Then came 1991. On a Sunday morning, Charles Kuralt broadcast a segment of an extraordinary meeting of a unique group of people in Boston. Children of Holocaust survivors and children of Nazi party members had come together to tell the stories of their lives and how the Holocaust had influenced them! There were Germans whose parents had been enthusiastic Nazis and there were children whose parents had survived the worst imaginable horrors. Instantly I recognized the healing power emanating from such a gathering. Both sides were tied to this history and only in dialogue with each other would we be able to become whole. The Jewish survivors have many deep roots in Germany. They need to be liberated to allow them to explore their past and overcome the taboos imposed by the reality we grew up in. Later I heard of an Israeli, Daniel Bar-On, being engaged in dialogue with children of prominent Nazis. I was no longer alone!
In the spring of 1997 a group of Tibetan monks were creating a prayer wheel at the Memorial Art Gallery. In conjunction, the Art Gallery offered a series of related workshops on themes of peace. One of those presentations was by a group of second generation Holocaust survivors and of children of Nazis. I finally had come home! The presenters revealed themselves as members of One by One, an organization that grew out of that 1991 gathering in Boston. The participants realized they were meeting a need and now are continuing to speak at various events. They are also sponsoring an intense annual dialogue group in Berlin, Germany.
In June of that year I went to Hampshire College for the annual meeting of One by One. At my very first workshop it became obvious that I was in the right place! We were asked to share our reason for being there. The first speaker in the circle was Emma, whose parents had escaped from Nazi-occupied Holland. Emma grew up with a lot of taboos that included her family's past and anything that had the slightest connection to Germany. She wanted to meet the monsters hiding in her family's closets. She wanted to find out for herself what was so terrifying to her parents. It was my turn to follow Emma. I had to identify myself as that monster - and when I was finished speaking, the dam burst: we embraced in a warm hug and just held on to each other. Was it love? Was forgiveness involved? I don't think so. Emma expressed her surprise that someone from Germany could be feeling the things I had brought up. We found each other as two souls struggling alone on opposite sides of the same horrific past. It had left a deep wound in our hearts. We were able to acknowledge each other with respect. Neither of us had participated in that past, hence could not grant nor ask for forgiveness. We were both victims, both tired of perpetuating hatred, mistrust, and most of all the silence between us.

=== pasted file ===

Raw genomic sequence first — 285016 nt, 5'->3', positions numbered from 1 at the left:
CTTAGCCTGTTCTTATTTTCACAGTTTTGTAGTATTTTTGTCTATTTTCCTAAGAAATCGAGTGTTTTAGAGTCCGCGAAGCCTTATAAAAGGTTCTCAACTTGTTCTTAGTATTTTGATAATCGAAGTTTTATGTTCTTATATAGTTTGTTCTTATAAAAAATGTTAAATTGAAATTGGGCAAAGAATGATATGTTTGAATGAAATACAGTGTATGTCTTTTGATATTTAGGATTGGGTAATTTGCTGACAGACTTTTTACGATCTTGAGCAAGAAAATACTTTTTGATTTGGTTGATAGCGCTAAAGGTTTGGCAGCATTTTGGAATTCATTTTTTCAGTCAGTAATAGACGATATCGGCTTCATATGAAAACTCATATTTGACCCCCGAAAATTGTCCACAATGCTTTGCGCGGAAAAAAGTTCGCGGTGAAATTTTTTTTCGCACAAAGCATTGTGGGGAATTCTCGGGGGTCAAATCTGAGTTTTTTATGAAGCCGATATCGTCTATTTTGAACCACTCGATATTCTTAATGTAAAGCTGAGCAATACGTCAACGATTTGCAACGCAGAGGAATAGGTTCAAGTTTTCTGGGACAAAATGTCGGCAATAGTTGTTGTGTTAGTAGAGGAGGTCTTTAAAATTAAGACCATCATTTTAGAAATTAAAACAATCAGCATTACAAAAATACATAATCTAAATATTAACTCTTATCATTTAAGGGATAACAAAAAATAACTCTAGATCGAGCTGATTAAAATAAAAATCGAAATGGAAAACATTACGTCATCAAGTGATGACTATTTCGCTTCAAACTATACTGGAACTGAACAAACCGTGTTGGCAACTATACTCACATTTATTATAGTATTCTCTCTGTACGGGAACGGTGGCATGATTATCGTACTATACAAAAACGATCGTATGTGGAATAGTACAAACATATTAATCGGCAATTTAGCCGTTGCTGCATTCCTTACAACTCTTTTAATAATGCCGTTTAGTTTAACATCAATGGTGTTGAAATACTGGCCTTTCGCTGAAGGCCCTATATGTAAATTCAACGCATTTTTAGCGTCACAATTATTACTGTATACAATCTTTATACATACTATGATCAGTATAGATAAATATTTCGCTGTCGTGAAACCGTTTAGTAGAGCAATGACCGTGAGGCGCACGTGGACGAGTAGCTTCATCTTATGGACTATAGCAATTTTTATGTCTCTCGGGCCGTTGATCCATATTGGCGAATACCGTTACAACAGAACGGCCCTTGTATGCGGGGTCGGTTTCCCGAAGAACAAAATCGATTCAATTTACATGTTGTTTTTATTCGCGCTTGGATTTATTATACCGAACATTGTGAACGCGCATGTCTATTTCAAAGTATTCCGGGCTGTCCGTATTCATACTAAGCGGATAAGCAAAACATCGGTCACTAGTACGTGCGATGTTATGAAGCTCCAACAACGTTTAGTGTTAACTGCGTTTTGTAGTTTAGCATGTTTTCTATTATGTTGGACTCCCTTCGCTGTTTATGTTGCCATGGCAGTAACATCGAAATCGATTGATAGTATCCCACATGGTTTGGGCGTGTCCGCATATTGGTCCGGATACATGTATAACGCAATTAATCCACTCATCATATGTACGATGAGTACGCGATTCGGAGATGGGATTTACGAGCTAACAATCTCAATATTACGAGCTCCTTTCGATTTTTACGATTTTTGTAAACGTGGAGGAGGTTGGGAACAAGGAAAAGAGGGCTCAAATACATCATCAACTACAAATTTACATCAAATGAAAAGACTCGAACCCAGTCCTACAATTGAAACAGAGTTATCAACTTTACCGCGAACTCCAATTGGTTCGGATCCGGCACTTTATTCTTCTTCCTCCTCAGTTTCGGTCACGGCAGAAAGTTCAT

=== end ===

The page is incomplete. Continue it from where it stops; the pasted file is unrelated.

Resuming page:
In March of 2000 I went to Berlin for a week of dialogue with fourteen participants guided through the intense sessions by four advisors and consultants. We stayed at a villa on the outskirts of the city not far from the infamous "House of the Wannsee Conference." Together we toured the building where Eichman laid out his plans for the "Final Solution." As we listened to each other's life stories, we came to cry and laugh together, to share hugs, to reach out to each other well after the official sessions were over. We learned to respect each other. We left as very different people. Love? Yes, we came away with some deep personal friendships that still nourish us. I am no longer afraid to raise my voice, knowing that on occasion I will get bruised. There were far too many shards of glass in that long ago November night, they can never be totally swept away. Pieces will come to the surface and cut on all sides. It is for us to repair the damage, to dress the wounds, to soothe the pain.
December 5, 2006